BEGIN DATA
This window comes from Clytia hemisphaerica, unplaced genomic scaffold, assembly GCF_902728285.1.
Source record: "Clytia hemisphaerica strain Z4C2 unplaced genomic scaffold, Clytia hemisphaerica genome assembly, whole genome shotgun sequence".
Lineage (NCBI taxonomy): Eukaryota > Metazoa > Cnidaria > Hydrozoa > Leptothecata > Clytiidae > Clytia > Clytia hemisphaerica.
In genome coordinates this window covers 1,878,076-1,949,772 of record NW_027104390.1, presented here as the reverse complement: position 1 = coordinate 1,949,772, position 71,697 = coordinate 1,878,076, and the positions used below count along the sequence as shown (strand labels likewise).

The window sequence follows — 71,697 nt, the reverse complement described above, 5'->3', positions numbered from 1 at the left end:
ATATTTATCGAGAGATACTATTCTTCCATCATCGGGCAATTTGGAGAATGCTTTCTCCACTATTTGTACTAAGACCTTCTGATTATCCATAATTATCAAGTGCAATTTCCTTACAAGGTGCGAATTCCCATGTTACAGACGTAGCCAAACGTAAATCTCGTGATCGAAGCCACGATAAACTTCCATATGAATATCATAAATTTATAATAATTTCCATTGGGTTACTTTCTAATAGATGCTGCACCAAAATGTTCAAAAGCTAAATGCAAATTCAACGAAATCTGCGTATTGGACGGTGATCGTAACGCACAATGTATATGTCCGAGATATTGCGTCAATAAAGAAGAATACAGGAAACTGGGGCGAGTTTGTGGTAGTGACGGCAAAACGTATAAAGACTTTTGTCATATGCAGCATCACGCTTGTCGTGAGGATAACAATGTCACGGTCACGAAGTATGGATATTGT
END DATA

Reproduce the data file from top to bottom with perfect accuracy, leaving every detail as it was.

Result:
This window comes from Clytia hemisphaerica, unplaced genomic scaffold, assembly GCF_902728285.1.
Source record: "Clytia hemisphaerica strain Z4C2 unplaced genomic scaffold, Clytia hemisphaerica genome assembly, whole genome shotgun sequence".
Lineage (NCBI taxonomy): Eukaryota > Metazoa > Cnidaria > Hydrozoa > Leptothecata > Clytiidae > Clytia > Clytia hemisphaerica.
In genome coordinates this window covers 1,878,076-1,949,772 of record NW_027104390.1, presented here as the reverse complement: position 1 = coordinate 1,949,772, position 71,697 = coordinate 1,878,076, and the positions used below count along the sequence as shown (strand labels likewise).

The window sequence follows — 71,697 nt, the reverse complement described above, 5'->3', positions numbered from 1 at the left end:
ATATTTATCGAGAGATACTATTCTTCCATCATCGGGCAATTTGGAGAATGCTTTCTCCACTATTTGTACTAAGACCTTCTGATTATCCATAATTATCAAGTGCAATTTCCTTACAAGGTGCGAATTCCCATGTTACAGACGTAGCCAAACGTAAATCTCGTGATCGAAGCCACGATAAACTTCCATATGAATATCATAAATTTATAATAATTTCCATTGGGTTACTTTCTAATAGATGCTGCACCAAAATGTTCAAAAGCTAAATGCAAATTCAACGAAATCTGCGTATTGGACGGTGATCGTAACGCACAATGTATATGTCCGAGATATTGCGTCAATAAAGAAGAATACAGGAAACTGGGGCGAGTTTGTGGTAGTGACGGCAAAACGTATAAAGACTTTTGTCATATGCAGCATCACGCTTGTCGTGAGGATAACAATGTCACGGTCACGAAGTATGGATATTGT